Wednesday 29 January 2014
The impact that the Premier League Kicks initiative has made on the lives of thousands of youngsters in England has been recognised by the police in the North East, who are backing a programme that will bring together Sunderland and Newcastle United with the aim of building relationships and tackling anti-social behaviour and youth crime.
Northumbria Police & Crime Commissioner Vera Baird has announced funding of just under £20,000 from the Community Safety Fund to the project, which will engage PL Kicks participants from both clubs in a variety of positive activities.
"We know people in the North East are passionate about their football and this starts at an early age," said Commissioner Vera Baird. "This valuable project gives youngsters the opportunity to meet others who may support a different local team.
"It's clear the project works and changing young people's lives"
"Through workshops and activities they will explore and discuss anti-social behaviour, the impact is has on them, their families and their communities and the consequences of violent or anti-social behaviour.
"Using football to get this message across means they are in an environment that is interesting and more comfortable for them. It will hopefully mean they engage better and learn more. My office has met staff running the project from both clubs and it's clear it works and is helping to change young people's lives, So I was more than happy to offer my support."
The youngsters will be working together in a series of workshops, classroom-based activities and educational events while they will also take part in showcase football matches and visits to the Stadium of Light and St James' Park.
"We've had great success with a number of our Kicks projects reducing youth anti-social behaviour by up to 80% in the communities in which they run, as well as giving young people access to experiences and workshops that have raised their aspirations and broadened their horizons," said Ev Ripley-Day, head of raising standards at Sunderland's Foundation of Light.
Newcastle United Foundation chief executive Kate Bradley also welcomed the partnership.
"Our Kicks project sees 150 young people in Newcastle turn up weekly to each session and we have a track record of helping young people achieve their goals through football. This project is all about using the power of football and sport to unite not divide."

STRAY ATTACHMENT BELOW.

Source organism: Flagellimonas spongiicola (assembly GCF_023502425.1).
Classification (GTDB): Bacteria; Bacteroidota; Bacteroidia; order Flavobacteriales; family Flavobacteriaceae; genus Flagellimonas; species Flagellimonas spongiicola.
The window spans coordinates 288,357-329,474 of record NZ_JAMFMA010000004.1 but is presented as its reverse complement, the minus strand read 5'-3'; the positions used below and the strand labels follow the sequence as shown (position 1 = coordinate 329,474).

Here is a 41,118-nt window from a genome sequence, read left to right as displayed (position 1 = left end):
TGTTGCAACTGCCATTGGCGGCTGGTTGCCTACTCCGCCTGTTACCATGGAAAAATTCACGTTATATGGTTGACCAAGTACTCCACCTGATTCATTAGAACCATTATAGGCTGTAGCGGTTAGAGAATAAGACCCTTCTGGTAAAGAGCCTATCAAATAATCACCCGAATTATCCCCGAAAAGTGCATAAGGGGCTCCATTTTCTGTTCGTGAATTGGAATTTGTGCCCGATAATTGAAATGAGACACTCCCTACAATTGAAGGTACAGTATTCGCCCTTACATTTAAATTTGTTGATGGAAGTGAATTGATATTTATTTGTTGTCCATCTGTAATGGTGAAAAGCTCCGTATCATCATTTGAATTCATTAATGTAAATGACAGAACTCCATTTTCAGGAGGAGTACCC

As part of the initiative and ahead of the Tyne-Wear derby on Saturday, 60 young people aged between 15 and 17 held their own 'Derby Day fixture' at a Building Bridges event at the Walker Activity Dome in Newcastle last weekend.
What is PL Kicks?
- Delivered in partnership with many police forces
- Funded nationally by the Premier League and Sport England
- It began with three pilot projects in 2006
- There are now 47 Premier League and Football League clubs running PL Kicks
- In excess of 71,000 young people have been helped over the last eight years
The eight-team tournament featured players from Newcastle United Foundation and Foundation of Light PL Kicks projects and was officiated by Community Support Officers from Northumbria Police. During the second half of the tournament, players from both sides joined up to create mixed teams.
PL Kicks has a long history of using the power of football and the value of sports participation to help hard-to-reach youngsters in some of the most disadvantaged areas of the community turn their lives around.
By engaging youngsters in constructive activities, including a wide variety of sports, coaching, music and educational and personal development sessions, communities up and down the country have been transformed with impressive sports participation rates and the authorities reporting significant reductions in anti-social behaviour. The scheme has also enabled thousands of youngsters to find routes into education, training and employment.
Following the announcement last summer of the partnership with Sport England, an extra 30,000 young people will be engaged over the next three years with a further 3,000 volunteers being trained.
These are some of many joint events the clubs hold. More than 30 youngsters representing the clubs took part in a judo festival last weekend as part of the Premier League 4 Sport programme. The 11-13 year olds had the chance to train with fans of their rivals and share techniques at the event at Newburn Leisure Centre, in Newcastle.
"The day was a great success and was a great opportunity to bring people together in the spirit of sport," said Foundation of Light judo coach Kevin Patterson. "As coaches it was great to see our students working so well with those they’ve never met before and it acts as a great reminder of how important sport is in young people’s social development as well as their physical development."
The Premier League 4 Sport scheme helps deliver sports for youngsters in local communities by getting them to try out new activities. It works by turning Premier League and Football League clubs into hubs linked to local community sports facilities. Youngsters have the chance to play a variety of sports and this can increase the chances of them joining a dedicated sports club. From this year, 12 Olympic sports are on offer.
"Sunday's event was a great advert for judo and in particular it demonstrates how sport can bring children all of ages and abilities together," said NUFC Foundation senior project co-ordinator Lisa Bel. "It was really nice that both Newcastle and Sunderland can come together to compete in a competitive environment in such a big week for both football clubs."
For further information about the Premier League 4 Sport activities in the North East call either the Foundation of Light on 0191 5515191, or Newcastle United Foundation on 0844 3721892 ext. 8451.